Reader Bruce Hall, opining on the impact of mooted Chinese tariffs on US hog and soybean exports.
As with pork, it looks as if the cost of food is going down for Americans as the Chinese bury their citizens in food price increases.
I’m teaching international trade this semester, so this is a good time to remind my students: a tariff’s incidence when the home country is large depends on the relative size (and elasticities) of the import demand and export supply curves.
For instance, a 25% tariff on US soybeans, could result in a 25% increase in prices of imported soybeans in China. Or it could result in 0% if the US is a very small supplier in global markets. Well, the US is pretty large (largest single exporter), so let’s say 15% of the tariff is reflected in Chinese prices. The other 10% is reflected in US prices, both domestic and foreign (as long as there is no other segmentation imposed). I wonder at the equanimity of those contemplate from the safety of afar what 10% price reduction means. See slide 23 of this lecture presentation, presented below. Interpret “home” as China in this context.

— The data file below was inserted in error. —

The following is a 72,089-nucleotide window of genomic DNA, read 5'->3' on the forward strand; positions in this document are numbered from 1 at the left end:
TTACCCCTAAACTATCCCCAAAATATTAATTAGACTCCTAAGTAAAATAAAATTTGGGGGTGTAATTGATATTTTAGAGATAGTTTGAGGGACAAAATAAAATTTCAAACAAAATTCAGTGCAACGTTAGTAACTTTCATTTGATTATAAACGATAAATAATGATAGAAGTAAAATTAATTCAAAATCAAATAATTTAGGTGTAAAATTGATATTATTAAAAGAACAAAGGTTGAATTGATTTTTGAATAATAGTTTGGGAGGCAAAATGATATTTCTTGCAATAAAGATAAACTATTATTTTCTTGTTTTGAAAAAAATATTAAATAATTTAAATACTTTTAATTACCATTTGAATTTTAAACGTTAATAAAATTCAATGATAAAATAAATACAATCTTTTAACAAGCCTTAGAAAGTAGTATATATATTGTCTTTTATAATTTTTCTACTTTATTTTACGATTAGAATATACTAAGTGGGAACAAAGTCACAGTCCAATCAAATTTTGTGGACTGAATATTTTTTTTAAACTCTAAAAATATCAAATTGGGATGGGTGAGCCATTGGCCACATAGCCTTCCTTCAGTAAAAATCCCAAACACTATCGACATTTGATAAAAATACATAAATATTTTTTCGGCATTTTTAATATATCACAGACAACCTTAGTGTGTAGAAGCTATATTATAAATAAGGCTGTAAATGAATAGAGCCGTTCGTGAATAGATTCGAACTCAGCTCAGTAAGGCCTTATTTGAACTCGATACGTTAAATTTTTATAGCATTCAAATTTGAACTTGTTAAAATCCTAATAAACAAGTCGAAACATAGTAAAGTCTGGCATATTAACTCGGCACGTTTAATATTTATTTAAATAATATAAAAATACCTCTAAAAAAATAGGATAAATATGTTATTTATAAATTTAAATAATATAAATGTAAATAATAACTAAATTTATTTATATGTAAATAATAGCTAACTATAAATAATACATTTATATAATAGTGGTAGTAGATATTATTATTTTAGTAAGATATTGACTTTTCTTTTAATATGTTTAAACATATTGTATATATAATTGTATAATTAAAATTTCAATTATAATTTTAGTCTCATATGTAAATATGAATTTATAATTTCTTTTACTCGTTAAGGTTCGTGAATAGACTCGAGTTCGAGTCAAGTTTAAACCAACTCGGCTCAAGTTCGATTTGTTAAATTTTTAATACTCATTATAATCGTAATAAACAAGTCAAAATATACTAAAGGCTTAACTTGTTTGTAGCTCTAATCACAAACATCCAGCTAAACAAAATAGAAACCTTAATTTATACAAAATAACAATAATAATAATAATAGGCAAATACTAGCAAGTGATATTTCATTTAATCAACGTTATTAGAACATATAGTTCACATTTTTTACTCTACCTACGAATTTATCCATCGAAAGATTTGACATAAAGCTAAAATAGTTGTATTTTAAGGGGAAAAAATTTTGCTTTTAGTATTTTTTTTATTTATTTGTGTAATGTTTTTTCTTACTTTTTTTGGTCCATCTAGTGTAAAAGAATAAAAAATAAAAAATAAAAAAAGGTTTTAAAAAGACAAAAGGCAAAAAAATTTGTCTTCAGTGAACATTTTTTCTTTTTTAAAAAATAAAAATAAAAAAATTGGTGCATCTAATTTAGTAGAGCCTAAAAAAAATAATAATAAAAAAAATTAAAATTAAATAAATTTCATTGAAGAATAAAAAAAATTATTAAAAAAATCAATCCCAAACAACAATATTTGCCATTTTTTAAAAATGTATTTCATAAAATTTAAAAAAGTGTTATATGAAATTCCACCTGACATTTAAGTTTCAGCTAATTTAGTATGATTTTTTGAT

Figure 1: Impact of a tariff in a large country, in home market, world market.
In other words, China will impose a terms of trade loss on the US, since it is a substantial purchaser of soybeans. It is incorrect to conclude that China will, unambiguously, incur a net loss.
Tariffs on Gross Value vs. Value Added
While the dollar amount trade covered by retaliation proposed by the Chinese is roughly the same as that of the US under Section 301 (around $50 billion), the tariffs of 25% is on gross value. This matters, since it’s likely for most of the imports from the US to China, the US value added is close to 100%. On the other hand, as noted in this post, roughly 50% of the value of US imports from China is foreign sourced. Taken literally, a 25% tariff on gross value works out to 50% tariff on Chinese value added. Of course, it might be that the Chinese value added in the imports covered by the Section 301 tariffs is a higher proportion than 50% (phones were excluded, for instance). Still, the nominal 25% tariff is likely to translate into a higher tariff rate on Chinese value added. So the pain inflicted on Chinese exporters targeted is higher than that on American exporters, ceteris paribus.